Working with children affected by poverty, racism and war.


"Do you think you are stupid ?", a teacher asks Cla­rissa, a ten year old aboriginal child in the Vancou­ver schools who is two years behind her class­mates.  This question opens an in­quiry into the story of  Clari­ssa, and many like her who appear to be slow or unteach able, damaged by the forces of racism, poverty, and the destruction of families. 


This documentary follows the work of Lorna Wil­liams, a teacher from a First Nations reserve on the west coast of Canada, and her search for help for the aboriginal children who have lost a belief in themselves.  Lorna was hired by the Vancouver schools to help the 2,000 aboriginal children in the inner city schools who are dropping out, pushed out onto the streets, where drugs, abuse and vio­lence are waiting.


In Israel, Lorna discovered the extraordinary work of an Israeli child psychologist, Reuven Feuerstein, who began his work 50 years ago, helping children who had survived the Holocaust, and she returned to Ca­nada with an extraord­inary, powerful teaching system that helps Clarissa and her teachers to see that behind her mask of frustration and anger, she is a bright and capable student.


The heart of Feuerstein's approach is his belief that all cultures prepare children to be competent, adap­table adults. Lorna looks at the history of ab­original people in North America, and in her own community, and shows how the suppression and misunder­standing of aboriginal cultures and lan­guages over the last 100 years can lead to learning problems in children today.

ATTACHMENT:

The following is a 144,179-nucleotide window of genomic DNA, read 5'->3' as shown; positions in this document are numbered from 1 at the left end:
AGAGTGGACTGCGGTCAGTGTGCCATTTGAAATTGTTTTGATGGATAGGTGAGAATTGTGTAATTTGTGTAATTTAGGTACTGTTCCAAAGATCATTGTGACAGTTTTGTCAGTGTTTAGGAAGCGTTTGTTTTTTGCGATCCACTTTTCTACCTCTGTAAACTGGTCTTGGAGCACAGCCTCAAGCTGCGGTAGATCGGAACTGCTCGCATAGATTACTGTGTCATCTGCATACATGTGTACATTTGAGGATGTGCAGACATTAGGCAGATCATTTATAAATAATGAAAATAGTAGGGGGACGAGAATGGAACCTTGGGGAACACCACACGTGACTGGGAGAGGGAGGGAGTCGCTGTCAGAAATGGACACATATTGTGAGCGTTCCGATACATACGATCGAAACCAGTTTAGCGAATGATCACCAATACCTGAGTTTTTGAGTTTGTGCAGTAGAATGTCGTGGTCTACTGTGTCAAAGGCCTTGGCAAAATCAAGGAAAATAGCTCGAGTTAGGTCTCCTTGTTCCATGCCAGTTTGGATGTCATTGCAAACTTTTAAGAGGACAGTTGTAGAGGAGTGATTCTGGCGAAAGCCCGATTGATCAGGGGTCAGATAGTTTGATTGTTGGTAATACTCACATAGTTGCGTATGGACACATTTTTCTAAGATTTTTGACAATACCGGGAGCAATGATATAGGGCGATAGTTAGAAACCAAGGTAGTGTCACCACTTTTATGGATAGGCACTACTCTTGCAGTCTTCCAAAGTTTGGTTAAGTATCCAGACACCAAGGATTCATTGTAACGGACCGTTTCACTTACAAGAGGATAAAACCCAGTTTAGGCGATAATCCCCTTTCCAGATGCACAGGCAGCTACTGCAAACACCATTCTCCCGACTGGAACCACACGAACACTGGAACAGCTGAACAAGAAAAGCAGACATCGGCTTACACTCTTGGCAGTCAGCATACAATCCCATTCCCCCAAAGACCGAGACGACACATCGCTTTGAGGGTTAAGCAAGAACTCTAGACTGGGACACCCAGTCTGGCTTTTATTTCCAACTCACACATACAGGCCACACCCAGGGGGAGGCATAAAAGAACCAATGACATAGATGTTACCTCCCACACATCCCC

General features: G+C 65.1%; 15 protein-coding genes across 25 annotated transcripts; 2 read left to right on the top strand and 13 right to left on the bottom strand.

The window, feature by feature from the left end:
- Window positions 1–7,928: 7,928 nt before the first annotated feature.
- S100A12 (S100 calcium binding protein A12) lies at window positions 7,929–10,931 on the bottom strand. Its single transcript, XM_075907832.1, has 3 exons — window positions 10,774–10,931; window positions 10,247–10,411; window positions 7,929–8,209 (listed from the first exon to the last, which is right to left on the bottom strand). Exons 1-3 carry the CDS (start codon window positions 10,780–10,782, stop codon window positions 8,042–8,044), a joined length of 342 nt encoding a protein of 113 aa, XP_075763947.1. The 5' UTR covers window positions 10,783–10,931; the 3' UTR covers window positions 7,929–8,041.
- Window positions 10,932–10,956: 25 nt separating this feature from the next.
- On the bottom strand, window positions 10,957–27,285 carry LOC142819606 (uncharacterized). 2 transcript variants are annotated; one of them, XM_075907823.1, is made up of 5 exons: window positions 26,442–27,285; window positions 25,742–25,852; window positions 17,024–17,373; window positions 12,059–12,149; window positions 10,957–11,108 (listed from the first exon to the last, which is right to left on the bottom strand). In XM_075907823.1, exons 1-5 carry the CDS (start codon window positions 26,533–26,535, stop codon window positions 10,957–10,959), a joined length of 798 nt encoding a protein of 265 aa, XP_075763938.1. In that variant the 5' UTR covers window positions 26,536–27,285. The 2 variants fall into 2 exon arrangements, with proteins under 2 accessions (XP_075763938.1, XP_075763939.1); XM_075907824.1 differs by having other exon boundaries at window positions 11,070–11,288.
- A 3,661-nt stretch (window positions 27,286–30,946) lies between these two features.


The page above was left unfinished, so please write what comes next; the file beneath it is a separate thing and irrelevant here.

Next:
During the program we also meet three "children at risk", students from inner-city Washington DC, and their teacher Lettie Battle.  Lettie is a passionate activist who believes that Feuer­stein's approach allows teachers to work with street kids who have been rejected by most schools. Using teaching tools developed by Feuerstein and his colleagues, she helps the children to develop skills and knowl­edge that will allow them to break out of a cycle of frustration and violence. 

More than 30,000 teachers use this teaching method world wide, working with children from many cultures.  The same methods are  used with children who have trouble communicating and un­derstanding their parents and teachers, including children with Down syndrome.


The Mind of a Child documents this break­through by Lorna and Lettie  who are adapting Feuerstein's work for use with inner city children.  The back­ground for this film is tragic, but the story it tells is optimistic, as it reveals new ways to treat and heal children.